Best Miami Beach Eats From Amy Smith of Joe's Take Away

Sunbathing, boozing, and building sandcastles at the beach require little effort. But eating is another story. A long day at the shore can easily lead to a food disaster of epic proportions -- sand in your coleslaw, wet sandwiches, melted ice cream.

But there are foods that make beach eating a little easier -- not to mention specific ways to pack a picnic, serve it up, and keep our sandy oasis pristine.

So to prepare you for the upcoming summer that begins in earnest this post-July 4 weekend, Short Order spoke to Amy Smith, executive chef of Joe's Take Away, for her expertise on oceanfront eats. Here are her suggestions:

(Note: With all the drinking that's likely to go down over the next four days, eating becomes that much more important. So be prepared.)

Cold salads and sandwiches
These simple foods are no-frills and easy to nosh on. Stow salads on gel packs (better than ice). And secure those sandwiches with plastic wrap -- there's nothing worse than soggy bread.

Shrimp cocktail
This dish was made for summer afternoons. Throw the shrimp in some Tupperware, pack a few ramekins of cocktail sauce, and shovel in the little suckers.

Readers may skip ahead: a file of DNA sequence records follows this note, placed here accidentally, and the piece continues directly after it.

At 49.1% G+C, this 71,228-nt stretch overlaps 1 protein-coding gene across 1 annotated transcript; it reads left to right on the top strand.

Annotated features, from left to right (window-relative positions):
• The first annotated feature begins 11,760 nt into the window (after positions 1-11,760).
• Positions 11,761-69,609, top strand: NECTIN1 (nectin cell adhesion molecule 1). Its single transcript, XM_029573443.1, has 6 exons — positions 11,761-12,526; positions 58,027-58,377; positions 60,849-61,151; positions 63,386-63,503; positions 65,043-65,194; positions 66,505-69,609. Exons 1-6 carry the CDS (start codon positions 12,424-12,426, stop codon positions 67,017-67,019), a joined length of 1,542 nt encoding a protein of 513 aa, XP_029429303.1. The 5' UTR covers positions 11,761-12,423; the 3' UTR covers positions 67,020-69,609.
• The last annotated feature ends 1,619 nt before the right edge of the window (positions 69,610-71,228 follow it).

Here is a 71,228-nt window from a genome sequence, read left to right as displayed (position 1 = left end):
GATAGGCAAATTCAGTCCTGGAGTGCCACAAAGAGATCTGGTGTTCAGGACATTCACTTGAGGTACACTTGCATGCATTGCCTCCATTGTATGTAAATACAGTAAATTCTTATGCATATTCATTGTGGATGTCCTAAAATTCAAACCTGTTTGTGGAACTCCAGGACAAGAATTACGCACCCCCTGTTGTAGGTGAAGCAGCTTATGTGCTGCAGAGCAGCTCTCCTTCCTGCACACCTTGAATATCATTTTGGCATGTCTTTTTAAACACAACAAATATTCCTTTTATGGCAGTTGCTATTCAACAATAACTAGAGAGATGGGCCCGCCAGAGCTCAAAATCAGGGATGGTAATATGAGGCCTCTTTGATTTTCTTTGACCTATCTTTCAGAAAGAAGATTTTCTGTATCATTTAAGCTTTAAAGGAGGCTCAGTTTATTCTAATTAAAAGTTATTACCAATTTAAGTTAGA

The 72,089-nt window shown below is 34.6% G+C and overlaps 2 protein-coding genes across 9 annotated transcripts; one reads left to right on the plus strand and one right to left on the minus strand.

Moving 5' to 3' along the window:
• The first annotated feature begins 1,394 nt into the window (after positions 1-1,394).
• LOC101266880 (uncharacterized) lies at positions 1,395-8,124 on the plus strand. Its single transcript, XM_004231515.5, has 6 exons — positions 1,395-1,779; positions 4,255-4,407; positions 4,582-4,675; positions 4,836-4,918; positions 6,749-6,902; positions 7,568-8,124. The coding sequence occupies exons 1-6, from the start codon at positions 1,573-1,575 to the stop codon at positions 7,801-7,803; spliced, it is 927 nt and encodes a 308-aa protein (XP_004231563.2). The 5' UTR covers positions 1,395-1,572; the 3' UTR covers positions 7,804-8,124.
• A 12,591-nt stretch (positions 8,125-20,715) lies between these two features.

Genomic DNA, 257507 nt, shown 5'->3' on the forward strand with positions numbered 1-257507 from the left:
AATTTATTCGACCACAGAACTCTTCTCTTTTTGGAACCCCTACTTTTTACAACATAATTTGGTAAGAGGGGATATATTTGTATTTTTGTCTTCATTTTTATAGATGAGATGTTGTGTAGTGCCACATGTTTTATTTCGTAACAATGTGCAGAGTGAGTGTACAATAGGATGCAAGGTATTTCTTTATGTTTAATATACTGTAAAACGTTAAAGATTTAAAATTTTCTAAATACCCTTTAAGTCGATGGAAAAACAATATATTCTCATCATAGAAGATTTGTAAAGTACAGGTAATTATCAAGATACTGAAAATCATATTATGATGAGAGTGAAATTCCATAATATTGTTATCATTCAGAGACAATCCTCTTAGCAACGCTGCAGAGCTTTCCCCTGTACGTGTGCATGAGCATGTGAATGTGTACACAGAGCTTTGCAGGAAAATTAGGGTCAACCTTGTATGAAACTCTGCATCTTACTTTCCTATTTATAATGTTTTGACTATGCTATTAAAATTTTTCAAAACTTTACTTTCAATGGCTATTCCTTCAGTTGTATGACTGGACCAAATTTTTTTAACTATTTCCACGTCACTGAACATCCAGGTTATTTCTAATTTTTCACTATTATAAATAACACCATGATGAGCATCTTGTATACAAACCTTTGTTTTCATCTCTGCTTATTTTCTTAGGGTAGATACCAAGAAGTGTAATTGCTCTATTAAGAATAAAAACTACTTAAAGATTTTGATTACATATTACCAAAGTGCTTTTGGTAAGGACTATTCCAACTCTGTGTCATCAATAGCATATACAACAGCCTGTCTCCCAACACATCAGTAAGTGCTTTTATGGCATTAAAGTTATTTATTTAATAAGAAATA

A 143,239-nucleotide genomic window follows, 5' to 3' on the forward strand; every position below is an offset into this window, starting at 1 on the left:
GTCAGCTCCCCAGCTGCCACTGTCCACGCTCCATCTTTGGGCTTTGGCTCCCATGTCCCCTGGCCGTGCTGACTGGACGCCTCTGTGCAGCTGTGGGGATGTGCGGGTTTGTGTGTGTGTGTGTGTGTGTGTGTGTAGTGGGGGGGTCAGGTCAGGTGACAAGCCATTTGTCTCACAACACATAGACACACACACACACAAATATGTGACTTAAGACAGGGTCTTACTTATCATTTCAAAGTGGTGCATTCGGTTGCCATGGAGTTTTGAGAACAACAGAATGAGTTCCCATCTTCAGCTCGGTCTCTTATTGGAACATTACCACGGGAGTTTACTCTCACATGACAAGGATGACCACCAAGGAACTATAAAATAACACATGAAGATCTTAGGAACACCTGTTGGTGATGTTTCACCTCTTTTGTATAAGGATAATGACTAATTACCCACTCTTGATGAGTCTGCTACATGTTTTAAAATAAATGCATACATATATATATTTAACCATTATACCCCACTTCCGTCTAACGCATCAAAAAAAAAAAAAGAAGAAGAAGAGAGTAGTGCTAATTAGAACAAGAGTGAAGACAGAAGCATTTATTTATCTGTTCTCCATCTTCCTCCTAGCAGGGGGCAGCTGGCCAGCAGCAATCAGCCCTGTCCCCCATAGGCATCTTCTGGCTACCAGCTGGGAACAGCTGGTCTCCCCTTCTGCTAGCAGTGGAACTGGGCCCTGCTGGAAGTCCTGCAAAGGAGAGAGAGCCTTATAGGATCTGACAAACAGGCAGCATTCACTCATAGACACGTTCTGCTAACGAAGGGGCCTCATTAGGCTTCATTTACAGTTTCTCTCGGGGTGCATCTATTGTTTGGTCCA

Fried/barbecued chicken or ribs
Hands-free food is best. Throw some wet naps in the mix and get to meatin'.

Cheese and crackers with a fresh baguette
These accouterments will pair quite nicely with the um, "fruit juice," you brought to sip.

Marinated artichokes, olives
Always good a companion for any assortment of cheese, these charcuterie faves are easy to pop in your pie-hole all afternoon.

Dried, cured meats
Salami, prosciutto, or pancetta are salty, delicious, and even better when paired with the above artisanal cheeses or marinated goodies.

Cupcakes, pound cake, or flourless chocolate cake
A summer picnic isn't complete without something sweet. But ice cream or other easily melty items are a no-go in 90-degree temps.

Easy to pack, easy to keep cool, easy to eat. Three stars. Watermelon (spiked, if you're feeling saucy) is standard summer fare.

And don't forget: WATER. Hydrate, hydrate, hydrate. Amy suggests freezing water bottles. That way, they'll stay cold and keep your foods cool too.

When it comes to utensils and packaging, keep it simple, disposable, and eco-friendly if possible. Make sure to chuck all garbage into trash cans (common sense!) before you hightail it home.

(We also love this little SkyMall ditty for keeping foods -- and bods -- as sand-free as possible.)

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